Leviticus 26:23-24 “And if by this discipline you are not turned to me but walk contrary to me, then I also will walk contrary to you, and I myself will strike you sevenfold for your sins.”
To what end will God go to save people from eternal destruction? Does He just give us His laws, then sit back and watch, leaving us to ourselves? Is He ambivalent as we approach the very gates of hell with our rebellion? Or does He intervene? Does He take an active role in our lives or is He, as some people think, just a God of the “big picture,” a “force,” so to speak, but not really involved in our lives in a personal way.
To give us some understanding of these questions, God has given us Leviticus 26. Here the Lord speaks of some of the ways He may step into our lives to turn us from sin. Leviticus 26 speaks of increasing levels of discipline that are at God’s disposal and that He will definitely use to humble a rebel and turn a person from a course of destruction to one of blessing. Although God is sovereign over all, there are some things that make us particularly aware of this, especially if we think and live as if God doesn’t exist.
For example, let’s think about the weather. Though some people think we can influence the weather – just listen to all the talk about climate change – it is God Who ultimately controls it. As the disciples learned on the Sea of Galilee when Jesus spoke and calmed a storm “Even the wind and waves obey Him (Matthew 8:27)!” It will rain when He wills, and if He wills, rain can be withheld – and there isn’t a thing we can do about it. We are at His mercy.
Then Leviticus 26 speaks of other things that God controls; things like national conflicts that lead to war, disease epidemics, economic disaster, and the accompanying anxiety, fear, and even panic that can result. Though man’s actions can influence such things, we often have no ultimate control over them, and it is only by the hand of a merciful God that we are not overcome by them as we persist in our sin.
The fact is, as Leviticus 26 attests, God actually uses such things as He works to move people from an attitude of proud and self-destructive disobedience to humble submission and the blessings He really wants to bestow. You see, God has an eternal view of things. He knows what’s best for His Creation on those terms, and sometimes that means very hard things during the span of our short lives. But if after all this, after all the verbal warnings of His Word, after all the consequences of our rebellious sin, and after increasing levels of discipline that we will not heed, then God can and will leave us to ourselves and “give us up” to our debased mind, as Romans 1 soberly warns.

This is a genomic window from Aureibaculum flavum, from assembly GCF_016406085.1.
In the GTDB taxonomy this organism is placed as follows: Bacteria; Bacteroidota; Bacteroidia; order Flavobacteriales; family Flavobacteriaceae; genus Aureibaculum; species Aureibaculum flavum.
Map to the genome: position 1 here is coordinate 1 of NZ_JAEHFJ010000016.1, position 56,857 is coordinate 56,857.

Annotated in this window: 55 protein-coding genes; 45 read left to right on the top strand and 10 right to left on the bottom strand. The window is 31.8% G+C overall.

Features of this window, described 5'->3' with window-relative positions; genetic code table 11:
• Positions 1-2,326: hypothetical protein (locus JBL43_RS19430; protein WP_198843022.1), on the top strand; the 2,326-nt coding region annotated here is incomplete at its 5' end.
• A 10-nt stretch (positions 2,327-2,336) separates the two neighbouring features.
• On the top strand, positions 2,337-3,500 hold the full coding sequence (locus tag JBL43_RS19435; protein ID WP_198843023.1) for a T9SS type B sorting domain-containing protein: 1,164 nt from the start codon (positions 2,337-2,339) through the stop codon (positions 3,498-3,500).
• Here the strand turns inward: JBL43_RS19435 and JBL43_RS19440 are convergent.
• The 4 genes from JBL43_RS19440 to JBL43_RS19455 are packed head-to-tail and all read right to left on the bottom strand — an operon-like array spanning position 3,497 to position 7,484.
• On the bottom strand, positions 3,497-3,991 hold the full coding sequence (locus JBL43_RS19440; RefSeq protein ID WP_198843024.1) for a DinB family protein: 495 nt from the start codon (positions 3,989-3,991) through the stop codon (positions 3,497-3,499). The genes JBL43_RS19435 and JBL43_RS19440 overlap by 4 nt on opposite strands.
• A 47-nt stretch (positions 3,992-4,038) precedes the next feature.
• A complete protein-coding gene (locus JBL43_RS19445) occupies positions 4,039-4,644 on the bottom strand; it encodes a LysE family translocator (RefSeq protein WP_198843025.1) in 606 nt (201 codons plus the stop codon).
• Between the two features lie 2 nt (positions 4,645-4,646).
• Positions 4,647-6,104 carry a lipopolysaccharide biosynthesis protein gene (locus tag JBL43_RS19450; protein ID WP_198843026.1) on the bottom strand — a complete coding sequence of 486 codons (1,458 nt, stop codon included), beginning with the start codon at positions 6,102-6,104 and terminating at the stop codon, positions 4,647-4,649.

Yet, God, in His mercy, has filled His Word with examples of how others have suffered great hardships as a result of their sin, and if we will but listen, perhaps we can escape what they experienced. The entire Old Testament is a history of Israel as they followed cycle after cycle of enjoying God’s blessings, inevitably turned their backs on the God who gave those blessings, experiencing the discipline of God in various calamities as a result of that sin, then repentance, confession of sin, forgiveness, and a restoration of blessing – at least for a time until the cycle repeated. This history is given to us for an example, so that we need not experience the same things. As we are told in 1 Corinthians 10:6-11 “Now these things took place as examples for us, that we might not desire evil as they did. Do not be idolaters as some of them were; as it is written, ‘The people sat down to eat and drink and rose up to play.’ We must not indulge in sexual immorality as some of them did, and twenty-three thousand fell in a single day. We must not put Christ to the test, as some of them did and were destroyed by serpents, nor grumble, as some of them did and were destroyed by the Destroyer. Now these things happened to them as an example, but they were written down for our instruction, on whom the end of the ages has come.”
Indeed, God has been gracious and merciful to us to give us one example after another in His Word. But it’s up to us if we will either heed these examples or, sadly, experience the same types of consequences for sin and rebellion ourselves. May God help us to listen to His Word, that He has mercifully given to us to spare us from calamities in this life that can be avoided by simply obeying what He has said. May we not persist in the rebellion and the consequences that are inevitable with sin to the point where God will “give us up” to that rebellion which, sadly, leads to an eternity without Him and His wonderful grace.